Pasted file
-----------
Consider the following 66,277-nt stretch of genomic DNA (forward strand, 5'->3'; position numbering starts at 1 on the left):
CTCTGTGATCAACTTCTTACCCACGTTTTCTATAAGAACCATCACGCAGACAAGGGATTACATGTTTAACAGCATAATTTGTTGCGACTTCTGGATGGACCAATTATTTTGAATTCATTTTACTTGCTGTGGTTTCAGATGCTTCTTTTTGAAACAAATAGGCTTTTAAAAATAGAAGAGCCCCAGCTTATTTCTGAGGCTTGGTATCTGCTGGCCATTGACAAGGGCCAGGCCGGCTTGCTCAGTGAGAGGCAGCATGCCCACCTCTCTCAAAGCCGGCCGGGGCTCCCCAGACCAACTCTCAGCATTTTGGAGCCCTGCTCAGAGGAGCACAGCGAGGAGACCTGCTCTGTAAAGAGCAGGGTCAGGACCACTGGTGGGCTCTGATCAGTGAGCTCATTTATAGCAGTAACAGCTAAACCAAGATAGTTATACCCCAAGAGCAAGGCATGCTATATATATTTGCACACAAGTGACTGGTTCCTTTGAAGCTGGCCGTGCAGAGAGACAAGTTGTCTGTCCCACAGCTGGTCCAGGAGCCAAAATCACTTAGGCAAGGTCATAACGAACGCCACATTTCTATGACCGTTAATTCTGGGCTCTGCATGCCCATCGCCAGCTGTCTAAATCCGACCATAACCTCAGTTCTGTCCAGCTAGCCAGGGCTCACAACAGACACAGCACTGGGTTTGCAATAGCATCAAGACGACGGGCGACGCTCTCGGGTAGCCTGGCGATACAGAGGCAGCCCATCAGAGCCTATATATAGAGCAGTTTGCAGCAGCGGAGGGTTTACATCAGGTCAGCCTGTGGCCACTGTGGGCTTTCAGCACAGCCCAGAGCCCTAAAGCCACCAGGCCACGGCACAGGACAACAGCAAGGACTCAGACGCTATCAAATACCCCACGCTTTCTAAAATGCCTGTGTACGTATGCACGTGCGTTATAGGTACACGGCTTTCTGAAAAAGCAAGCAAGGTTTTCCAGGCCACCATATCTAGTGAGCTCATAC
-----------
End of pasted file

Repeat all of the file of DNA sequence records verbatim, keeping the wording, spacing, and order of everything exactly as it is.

Consider the following 66,277-nt stretch of genomic DNA (forward strand, 5'->3'; position numbering starts at 1 on the left):
CTCTGTGATCAACTTCTTACCCACGTTTTCTATAAGAACCATCACGCAGACAAGGGATTACATGTTTAACAGCATAATTTGTTGCGACTTCTGGATGGACCAATTATTTTGAATTCATTTTACTTGCTGTGGTTTCAGATGCTTCTTTTTGAAACAAATAGGCTTTTAAAAATAGAAGAGCCCCAGCTTATTTCTGAGGCTTGGTATCTGCTGGCCATTGACAAGGGCCAGGCCGGCTTGCTCAGTGAGAGGCAGCATGCCCACCTCTCTCAAAGCCGGCCGGGGCTCCCCAGACCAACTCTCAGCATTTTGGAGCCCTGCTCAGAGGAGCACAGCGAGGAGACCTGCTCTGTAAAGAGCAGGGTCAGGACCACTGGTGGGCTCTGATCAGTGAGCTCATTTATAGCAGTAACAGCTAAACCAAGATAGTTATACCCCAAGAGCAAGGCATGCTATATATATTTGCACACAAGTGACTGGTTCCTTTGAAGCTGGCCGTGCAGAGAGACAAGTTGTCTGTCCCACAGCTGGTCCAGGAGCCAAAATCACTTAGGCAAGGTCATAACGAACGCCACATTTCTATGACCGTTAATTCTGGGCTCTGCATGCCCATCGCCAGCTGTCTAAATCCGACCATAACCTCAGTTCTGTCCAGCTAGCCAGGGCTCACAACAGACACAGCACTGGGTTTGCAATAGCATCAAGACGACGGGCGACGCTCTCGGGTAGCCTGGCGATACAGAGGCAGCCCATCAGAGCCTATATATAGAGCAGTTTGCAGCAGCGGAGGGTTTACATCAGGTCAGCCTGTGGCCACTGTGGGCTTTCAGCACAGCCCAGAGCCCTAAAGCCACCAGGCCACGGCACAGGACAACAGCAAGGACTCAGACGCTATCAAATACCCCACGCTTTCTAAAATGCCTGTGTACGTATGCACGTGCGTTATAGGTACACGGCTTTCTGAAAAAGCAAGCAAGGTTTTCCAGGCCACCATATCTAGTGAGCTCATAC